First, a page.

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State Senate President Suggests Legislature Look For New Revenue Streams02:53
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Massachusetts Senate President Stan Rosenberg speaking during a bill signing ceremony in August of 2016. He was elected for a second term as Senate president on Jan. 4, 2017. (Elise Amendola/AP)
Massachusetts Senate President Stan Rosenberg speaking during a bill signing ceremony in August of 2016. He was elected for a second term as Senate president on Jan. 4, 2017. (Elise Amendola/AP)

On Beacon Hill Wednesday, lawmakers returned to the State House to begin a new legislative session. While the gathering was mostly ceremonial, the debate to increase revenues started to take shape.

After being elected to his second term as Senate president, Stanley Rosenberg (D-Amherst) outlined for his 39 fellow colleagues his vision for the upcoming session. High on the list: legislation to deal with autonomous vehicles, otherwise known as "driverless cars." Other areas of note are climate change, energy, education and criminal justice.

What set Rosenberg's remarks apart are what he had to say about revenue (i.e. taxes). Rosenberg called for adopting "a truly modern approach to fiscal policy."

"We are nearly 20 years into the 21st century and we have a budget that is built on a foundation laid decades ago when Massachusetts began its campaign to shed our label as being the so-called 'Taxachusetts' state," Rosenberg said. "Virtually every credible national study says that the level of taxation in Massachusetts now puts us in the middle of the pack. Mission accomplished."

Rosenberg urged passage of the Fair Share Tax (also sometimes called the "Millionaires' Tax"), a constitutional amendment that would raise the tax rate on earnings above a million dollars, with that money earmarked for education and transportation. If approved one more time by the Legislature, the amendment would be placed on the 2018 ballot.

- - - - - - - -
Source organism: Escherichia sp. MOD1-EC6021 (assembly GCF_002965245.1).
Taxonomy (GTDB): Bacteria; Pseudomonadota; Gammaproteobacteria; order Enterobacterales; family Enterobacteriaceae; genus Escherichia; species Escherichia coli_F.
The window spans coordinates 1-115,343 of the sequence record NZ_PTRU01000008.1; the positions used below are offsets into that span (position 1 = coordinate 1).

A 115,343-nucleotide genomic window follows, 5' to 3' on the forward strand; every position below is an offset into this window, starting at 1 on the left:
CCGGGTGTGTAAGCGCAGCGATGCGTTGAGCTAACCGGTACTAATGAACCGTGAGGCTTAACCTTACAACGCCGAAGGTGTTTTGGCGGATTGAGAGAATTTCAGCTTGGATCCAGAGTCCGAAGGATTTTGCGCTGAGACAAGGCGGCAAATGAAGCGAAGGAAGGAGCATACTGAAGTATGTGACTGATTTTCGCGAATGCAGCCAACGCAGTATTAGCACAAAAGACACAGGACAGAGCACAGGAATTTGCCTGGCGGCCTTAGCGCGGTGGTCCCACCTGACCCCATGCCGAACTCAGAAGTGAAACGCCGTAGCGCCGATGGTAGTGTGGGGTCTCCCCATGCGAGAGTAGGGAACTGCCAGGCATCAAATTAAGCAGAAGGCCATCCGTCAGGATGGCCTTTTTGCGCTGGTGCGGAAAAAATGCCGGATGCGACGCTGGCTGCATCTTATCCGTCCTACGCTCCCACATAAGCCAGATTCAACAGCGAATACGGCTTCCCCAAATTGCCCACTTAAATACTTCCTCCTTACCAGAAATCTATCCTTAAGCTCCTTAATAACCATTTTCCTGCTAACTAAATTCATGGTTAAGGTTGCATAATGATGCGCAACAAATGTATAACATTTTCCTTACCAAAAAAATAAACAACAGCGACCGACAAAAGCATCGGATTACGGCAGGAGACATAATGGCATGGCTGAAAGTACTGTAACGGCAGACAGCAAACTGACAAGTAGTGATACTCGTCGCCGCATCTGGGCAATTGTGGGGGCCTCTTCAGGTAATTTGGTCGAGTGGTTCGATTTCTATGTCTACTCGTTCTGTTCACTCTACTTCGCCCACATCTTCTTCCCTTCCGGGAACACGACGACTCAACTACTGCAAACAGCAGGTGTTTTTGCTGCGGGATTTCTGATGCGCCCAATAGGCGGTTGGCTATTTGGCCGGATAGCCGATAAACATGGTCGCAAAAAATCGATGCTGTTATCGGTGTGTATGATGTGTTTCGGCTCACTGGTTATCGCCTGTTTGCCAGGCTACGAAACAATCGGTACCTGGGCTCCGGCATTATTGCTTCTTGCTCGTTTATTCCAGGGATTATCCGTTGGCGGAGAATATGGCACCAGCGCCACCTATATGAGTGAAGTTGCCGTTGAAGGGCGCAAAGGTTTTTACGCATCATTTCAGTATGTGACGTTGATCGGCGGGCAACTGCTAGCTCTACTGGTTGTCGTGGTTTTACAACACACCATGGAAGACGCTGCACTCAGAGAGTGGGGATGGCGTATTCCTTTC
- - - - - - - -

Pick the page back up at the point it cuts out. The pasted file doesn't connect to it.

But Rosenberg says the Legislature should consider other sources "by looking for new revenues where we can find them, whether by taxing new services like Airbnb, which actually believes it should be taxed, or by closing loopholes that were created years ago and serve no purpose today."

A Senate move to subject short-term property rentals like Airbnb to the state hotel tax was stripped from an economic development bill approved in July, but was done so with the understanding it would be taken up in the future. While Rosenberg and the Senate seem willing to explore new revenue options, under the state constitution, money bills must originate in the House. In recent years, House Speaker Robert DeLeo (D-Winthrop) has held a no-new taxes stance, but Wednesday, after being nominated to a fifth term as speaker, DeLeo was noncommittal when asked if the no-new-tax position will remain in place during the new session.

"We're going to wait and see exactly what some of the discussions, some of the hearings, after which I will have a discussion with the chair of Ways and Means and be in a better position to answer that at that time," DeLeo said.

The speaker is expected to outline his goals for the new session in a few weeks, and Gov. Charlie Baker, who has been cool to the prospects of raising new revenues, will present his blueprint for the year when he delivers his State of the Commonwealth address on Jan. 24.

This segment aired on January 4, 2017.

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Steve Brown Twitter Senior Reporter/Anchor
Steve Brown is a veteran broadcast journalist who serves as WBUR's senior State House reporter.

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